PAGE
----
Political theater in Aspen Opera Center’s ‘La clemenza’
With palace intrigue, infighting in the halls of power, corruption and a treasonous plot carried out in the name of political advancement, Mozart’s “La clemenza di Tito” is a tale as old as politics. But the Aspen Opera Center’s production takes on some additional resonance in the Trump era.
The echoes are clear in this tale of reckless ambition, manipulation and treachery in the Roman Empire — written in 1791, set in 79 A.D. — and occasional bits of its arias and recitative could be mistaken for Trump tweets: “Trust me blindly and you’ll keep faith,” for instance.
The Aspen production isn’t playing up the contemporary connections or making overt connections to President Donald Trump, Hillary Clinton or other figures it might from the world stage.
“There won’t be any specific references to Trump,” director Ed Berkeley said early this summer. “We aren’t dressing Tito as him or anything like that. The thing is that the politics of the opera really speak to our contemporary condition.”
The opera’s relevance doesn’t need to be hammered into its audience.
“It’s also that the world, in this moment, is so volatile that everything takes on this extra political charge,” Berkeley added.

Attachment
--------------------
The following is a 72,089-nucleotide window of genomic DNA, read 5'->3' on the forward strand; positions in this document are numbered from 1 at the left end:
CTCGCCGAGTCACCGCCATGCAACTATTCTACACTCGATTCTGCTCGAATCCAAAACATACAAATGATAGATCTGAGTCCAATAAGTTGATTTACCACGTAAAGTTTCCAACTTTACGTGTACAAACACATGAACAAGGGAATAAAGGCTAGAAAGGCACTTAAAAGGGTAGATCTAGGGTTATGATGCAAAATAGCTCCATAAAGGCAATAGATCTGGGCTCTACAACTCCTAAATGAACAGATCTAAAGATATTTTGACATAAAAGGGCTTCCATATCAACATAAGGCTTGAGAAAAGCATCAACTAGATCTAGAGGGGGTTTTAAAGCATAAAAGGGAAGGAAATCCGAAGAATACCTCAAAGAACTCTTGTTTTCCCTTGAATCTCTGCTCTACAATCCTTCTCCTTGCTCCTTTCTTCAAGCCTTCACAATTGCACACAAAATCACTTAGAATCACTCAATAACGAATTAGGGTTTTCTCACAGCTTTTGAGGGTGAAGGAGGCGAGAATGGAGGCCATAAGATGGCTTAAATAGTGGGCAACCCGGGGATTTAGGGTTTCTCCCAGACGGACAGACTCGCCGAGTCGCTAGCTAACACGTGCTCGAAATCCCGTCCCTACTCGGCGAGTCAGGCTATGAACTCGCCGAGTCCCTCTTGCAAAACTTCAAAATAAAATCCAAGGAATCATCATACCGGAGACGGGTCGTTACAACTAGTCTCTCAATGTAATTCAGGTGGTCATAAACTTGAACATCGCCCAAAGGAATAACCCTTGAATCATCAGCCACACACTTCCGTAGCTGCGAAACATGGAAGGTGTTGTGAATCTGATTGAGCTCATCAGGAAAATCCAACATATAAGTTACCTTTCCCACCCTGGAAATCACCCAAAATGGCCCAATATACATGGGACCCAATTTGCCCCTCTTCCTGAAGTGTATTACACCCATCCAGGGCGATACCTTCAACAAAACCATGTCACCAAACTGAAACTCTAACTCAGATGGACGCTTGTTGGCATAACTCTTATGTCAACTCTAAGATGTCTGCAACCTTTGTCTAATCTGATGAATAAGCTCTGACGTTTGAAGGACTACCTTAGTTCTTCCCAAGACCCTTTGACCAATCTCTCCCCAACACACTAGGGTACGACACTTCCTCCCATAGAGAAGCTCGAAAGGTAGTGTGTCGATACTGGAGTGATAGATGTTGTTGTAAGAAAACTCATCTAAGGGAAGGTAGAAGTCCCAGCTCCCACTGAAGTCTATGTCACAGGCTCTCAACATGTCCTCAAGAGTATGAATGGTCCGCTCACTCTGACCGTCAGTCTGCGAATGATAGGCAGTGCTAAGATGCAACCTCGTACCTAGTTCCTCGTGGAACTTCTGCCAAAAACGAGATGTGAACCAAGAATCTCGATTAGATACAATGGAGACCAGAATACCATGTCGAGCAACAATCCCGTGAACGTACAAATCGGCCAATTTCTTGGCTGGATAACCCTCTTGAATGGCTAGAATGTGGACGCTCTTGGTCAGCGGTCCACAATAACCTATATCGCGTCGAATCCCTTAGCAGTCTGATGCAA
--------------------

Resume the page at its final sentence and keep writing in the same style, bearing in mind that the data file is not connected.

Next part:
The production, running through Saturday at the Wheeler, opts for period-appropriate costuming of togas and tunics. The action plays out on a stately set of marble floors and stone walls, benches and pots of ferns. A group of mysterious, silent figures — hooded and clad, ninja-like, in all-black body suits — stalk the stage silently throughout, eavesdropping and heightening the atmosphere of conspiracy.
With all its resonance with the dark operatic drama of the 2016 election and early Trump era, “La clemenza” strikes a hopeful note in the end: Its emperor learns compassion, chooses peace and forgives his political enemies. In this instance, audiences may wish for life to imitate art.
David Stillman Meyer contributed to this report. firstname.lastname@example.org
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